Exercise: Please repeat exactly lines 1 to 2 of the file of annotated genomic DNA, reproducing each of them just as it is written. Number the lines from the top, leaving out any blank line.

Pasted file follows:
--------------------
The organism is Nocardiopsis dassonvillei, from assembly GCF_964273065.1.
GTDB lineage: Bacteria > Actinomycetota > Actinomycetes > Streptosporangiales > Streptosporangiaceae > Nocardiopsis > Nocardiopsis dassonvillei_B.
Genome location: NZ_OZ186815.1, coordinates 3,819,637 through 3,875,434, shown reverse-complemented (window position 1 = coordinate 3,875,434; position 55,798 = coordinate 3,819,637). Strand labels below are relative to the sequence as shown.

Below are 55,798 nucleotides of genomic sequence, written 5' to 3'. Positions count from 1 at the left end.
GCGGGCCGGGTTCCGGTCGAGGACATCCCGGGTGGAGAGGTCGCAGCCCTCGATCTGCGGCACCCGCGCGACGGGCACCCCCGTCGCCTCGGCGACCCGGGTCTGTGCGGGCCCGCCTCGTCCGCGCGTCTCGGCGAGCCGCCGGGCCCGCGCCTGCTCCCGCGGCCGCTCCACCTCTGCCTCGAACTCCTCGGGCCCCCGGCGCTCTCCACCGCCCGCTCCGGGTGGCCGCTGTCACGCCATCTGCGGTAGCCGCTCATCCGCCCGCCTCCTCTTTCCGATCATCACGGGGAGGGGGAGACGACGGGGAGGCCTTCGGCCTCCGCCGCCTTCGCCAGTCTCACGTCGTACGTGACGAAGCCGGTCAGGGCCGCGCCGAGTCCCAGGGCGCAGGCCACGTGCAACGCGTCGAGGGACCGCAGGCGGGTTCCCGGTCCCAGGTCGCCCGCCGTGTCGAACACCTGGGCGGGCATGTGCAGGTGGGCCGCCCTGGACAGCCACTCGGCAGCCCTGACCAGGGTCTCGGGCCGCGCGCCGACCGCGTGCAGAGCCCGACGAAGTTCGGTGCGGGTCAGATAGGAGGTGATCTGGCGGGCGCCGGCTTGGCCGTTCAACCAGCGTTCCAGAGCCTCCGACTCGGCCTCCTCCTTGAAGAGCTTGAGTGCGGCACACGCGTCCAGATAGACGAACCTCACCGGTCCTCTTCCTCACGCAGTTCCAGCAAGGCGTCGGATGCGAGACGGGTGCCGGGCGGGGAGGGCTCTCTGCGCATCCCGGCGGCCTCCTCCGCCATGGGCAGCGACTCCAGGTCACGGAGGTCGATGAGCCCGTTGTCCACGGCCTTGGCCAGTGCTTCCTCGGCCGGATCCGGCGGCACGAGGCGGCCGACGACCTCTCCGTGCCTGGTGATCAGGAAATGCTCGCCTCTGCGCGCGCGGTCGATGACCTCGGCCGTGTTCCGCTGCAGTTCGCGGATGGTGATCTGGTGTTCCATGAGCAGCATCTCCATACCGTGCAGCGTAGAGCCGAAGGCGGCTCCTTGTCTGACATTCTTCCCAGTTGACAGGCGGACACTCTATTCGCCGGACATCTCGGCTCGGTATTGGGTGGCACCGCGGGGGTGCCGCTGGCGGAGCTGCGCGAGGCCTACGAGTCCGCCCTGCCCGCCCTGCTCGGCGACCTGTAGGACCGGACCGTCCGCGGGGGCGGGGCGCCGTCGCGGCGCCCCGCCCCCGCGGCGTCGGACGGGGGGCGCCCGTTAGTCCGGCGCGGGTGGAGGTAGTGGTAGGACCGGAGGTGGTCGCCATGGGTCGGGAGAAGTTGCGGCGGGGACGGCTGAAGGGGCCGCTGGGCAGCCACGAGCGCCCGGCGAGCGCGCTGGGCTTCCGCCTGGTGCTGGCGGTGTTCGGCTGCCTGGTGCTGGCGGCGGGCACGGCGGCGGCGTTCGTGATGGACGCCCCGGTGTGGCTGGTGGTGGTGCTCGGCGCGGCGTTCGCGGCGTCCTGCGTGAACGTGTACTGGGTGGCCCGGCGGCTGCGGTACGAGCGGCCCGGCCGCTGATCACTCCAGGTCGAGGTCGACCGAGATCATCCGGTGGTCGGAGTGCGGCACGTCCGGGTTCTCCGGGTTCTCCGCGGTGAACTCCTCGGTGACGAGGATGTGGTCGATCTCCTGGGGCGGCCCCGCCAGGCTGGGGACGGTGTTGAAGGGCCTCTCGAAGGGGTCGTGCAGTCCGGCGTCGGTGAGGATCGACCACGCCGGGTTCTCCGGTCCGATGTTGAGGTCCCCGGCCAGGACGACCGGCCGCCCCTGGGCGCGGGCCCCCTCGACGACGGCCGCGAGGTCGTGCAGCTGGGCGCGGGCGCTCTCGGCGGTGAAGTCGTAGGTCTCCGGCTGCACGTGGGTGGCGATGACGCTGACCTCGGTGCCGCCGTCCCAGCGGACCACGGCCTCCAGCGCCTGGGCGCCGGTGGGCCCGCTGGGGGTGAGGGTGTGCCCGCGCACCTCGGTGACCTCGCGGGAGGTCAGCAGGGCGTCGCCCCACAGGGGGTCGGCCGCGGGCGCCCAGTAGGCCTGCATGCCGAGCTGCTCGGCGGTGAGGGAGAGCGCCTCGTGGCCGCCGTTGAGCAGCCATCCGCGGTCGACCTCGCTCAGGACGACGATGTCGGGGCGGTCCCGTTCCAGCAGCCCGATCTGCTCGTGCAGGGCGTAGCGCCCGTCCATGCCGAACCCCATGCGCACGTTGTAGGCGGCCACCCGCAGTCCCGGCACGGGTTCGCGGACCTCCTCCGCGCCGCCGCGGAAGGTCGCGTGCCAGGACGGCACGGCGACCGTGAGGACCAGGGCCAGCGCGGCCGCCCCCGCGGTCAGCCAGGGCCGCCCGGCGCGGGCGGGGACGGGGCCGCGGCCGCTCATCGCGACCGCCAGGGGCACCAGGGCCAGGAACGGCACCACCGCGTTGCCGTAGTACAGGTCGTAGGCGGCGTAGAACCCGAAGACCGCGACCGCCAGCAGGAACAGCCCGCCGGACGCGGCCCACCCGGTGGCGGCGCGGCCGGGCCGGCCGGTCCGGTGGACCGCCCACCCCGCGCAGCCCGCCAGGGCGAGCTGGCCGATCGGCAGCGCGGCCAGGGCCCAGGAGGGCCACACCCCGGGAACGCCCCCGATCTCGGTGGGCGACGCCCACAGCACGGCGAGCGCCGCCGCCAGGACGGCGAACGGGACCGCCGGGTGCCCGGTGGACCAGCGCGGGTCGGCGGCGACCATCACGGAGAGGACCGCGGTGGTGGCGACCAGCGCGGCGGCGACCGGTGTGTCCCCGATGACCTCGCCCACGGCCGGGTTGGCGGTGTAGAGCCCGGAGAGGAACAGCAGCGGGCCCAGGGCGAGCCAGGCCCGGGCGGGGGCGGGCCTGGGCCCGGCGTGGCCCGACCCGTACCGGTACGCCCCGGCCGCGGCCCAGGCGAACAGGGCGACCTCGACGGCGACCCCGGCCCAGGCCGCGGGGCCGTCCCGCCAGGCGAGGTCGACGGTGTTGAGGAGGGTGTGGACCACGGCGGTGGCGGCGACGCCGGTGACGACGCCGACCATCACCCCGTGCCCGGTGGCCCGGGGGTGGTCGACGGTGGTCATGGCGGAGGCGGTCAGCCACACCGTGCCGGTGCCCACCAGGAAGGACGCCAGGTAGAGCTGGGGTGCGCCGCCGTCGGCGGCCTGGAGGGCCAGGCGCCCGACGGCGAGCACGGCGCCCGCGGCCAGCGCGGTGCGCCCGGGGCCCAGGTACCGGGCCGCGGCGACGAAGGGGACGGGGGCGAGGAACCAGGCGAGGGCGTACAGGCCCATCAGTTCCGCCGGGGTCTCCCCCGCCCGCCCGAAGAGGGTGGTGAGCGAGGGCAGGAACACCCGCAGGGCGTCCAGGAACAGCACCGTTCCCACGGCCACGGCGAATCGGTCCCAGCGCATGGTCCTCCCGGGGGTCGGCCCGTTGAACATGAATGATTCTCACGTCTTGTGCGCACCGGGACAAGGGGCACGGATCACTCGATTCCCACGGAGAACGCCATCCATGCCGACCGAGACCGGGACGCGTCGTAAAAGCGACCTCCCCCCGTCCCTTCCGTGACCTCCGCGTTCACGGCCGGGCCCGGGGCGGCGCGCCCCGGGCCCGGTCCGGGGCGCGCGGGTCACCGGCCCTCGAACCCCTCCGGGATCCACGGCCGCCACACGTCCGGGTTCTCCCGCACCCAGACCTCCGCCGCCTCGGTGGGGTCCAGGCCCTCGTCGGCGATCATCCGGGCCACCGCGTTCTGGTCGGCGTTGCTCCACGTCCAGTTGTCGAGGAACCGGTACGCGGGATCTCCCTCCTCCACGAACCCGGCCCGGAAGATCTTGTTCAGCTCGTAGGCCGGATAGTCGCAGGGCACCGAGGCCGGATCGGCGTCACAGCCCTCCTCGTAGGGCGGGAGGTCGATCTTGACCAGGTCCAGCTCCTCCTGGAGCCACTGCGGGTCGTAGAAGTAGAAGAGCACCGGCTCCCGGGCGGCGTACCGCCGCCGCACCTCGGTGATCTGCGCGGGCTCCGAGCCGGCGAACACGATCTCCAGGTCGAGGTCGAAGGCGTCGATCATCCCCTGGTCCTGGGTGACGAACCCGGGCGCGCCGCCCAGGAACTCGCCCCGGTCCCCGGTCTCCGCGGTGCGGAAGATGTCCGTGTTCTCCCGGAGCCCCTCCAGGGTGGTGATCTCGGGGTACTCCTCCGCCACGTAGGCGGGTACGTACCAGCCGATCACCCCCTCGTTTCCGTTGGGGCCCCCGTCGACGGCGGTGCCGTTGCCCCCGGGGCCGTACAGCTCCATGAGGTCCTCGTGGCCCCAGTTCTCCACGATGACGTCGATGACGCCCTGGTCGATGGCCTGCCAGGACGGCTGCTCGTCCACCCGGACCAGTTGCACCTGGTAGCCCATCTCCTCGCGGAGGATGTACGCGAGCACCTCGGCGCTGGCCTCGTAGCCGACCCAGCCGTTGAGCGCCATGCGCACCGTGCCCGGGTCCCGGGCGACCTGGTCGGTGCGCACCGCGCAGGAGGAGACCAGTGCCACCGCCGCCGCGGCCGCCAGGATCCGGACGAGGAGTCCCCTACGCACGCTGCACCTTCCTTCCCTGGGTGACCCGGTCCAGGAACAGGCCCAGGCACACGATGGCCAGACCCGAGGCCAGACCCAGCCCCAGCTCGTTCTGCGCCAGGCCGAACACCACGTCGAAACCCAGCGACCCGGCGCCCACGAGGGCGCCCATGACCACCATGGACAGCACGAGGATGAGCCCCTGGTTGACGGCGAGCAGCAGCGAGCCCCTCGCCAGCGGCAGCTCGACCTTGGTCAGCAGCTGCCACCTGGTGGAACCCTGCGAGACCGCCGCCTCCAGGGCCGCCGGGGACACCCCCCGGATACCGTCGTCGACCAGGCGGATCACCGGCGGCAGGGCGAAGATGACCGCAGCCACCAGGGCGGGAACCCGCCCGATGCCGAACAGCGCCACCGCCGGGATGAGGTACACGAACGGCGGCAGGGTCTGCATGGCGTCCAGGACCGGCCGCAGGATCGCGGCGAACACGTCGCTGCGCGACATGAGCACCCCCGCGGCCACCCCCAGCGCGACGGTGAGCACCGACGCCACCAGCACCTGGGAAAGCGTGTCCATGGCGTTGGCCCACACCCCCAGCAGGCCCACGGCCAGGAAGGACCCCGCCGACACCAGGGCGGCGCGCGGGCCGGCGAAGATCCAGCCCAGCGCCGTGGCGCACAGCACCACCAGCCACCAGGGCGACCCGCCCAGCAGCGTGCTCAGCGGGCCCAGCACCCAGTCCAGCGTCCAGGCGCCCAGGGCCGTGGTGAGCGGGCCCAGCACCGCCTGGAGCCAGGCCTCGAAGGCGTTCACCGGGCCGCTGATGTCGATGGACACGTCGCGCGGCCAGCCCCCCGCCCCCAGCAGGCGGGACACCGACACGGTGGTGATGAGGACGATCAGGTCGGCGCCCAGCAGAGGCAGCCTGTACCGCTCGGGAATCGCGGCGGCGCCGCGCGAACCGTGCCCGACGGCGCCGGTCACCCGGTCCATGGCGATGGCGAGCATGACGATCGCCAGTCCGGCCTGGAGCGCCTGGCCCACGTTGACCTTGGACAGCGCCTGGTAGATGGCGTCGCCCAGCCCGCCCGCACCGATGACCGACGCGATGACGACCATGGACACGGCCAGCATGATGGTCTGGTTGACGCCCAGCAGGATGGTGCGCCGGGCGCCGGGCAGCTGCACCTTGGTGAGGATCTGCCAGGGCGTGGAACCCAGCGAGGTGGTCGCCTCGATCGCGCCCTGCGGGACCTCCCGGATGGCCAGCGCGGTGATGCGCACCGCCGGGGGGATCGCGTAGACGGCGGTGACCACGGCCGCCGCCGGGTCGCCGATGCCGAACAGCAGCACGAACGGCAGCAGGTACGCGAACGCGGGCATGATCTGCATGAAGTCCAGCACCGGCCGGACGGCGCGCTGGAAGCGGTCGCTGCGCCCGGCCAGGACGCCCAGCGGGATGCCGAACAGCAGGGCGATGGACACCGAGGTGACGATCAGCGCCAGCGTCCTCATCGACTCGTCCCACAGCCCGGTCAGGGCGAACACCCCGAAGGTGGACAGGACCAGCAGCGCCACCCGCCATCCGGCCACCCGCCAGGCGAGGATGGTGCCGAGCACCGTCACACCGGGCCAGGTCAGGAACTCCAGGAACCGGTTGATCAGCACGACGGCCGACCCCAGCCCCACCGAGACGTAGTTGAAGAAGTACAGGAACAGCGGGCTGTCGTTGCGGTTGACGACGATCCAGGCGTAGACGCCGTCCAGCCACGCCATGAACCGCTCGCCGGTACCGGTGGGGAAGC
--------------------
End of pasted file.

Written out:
The organism is Nocardiopsis dassonvillei, from assembly GCF_964273065.1.
GTDB lineage: Bacteria > Actinomycetota > Actinomycetes > Streptosporangiales > Streptosporangiaceae > Nocardiopsis > Nocardiopsis dassonvillei_B.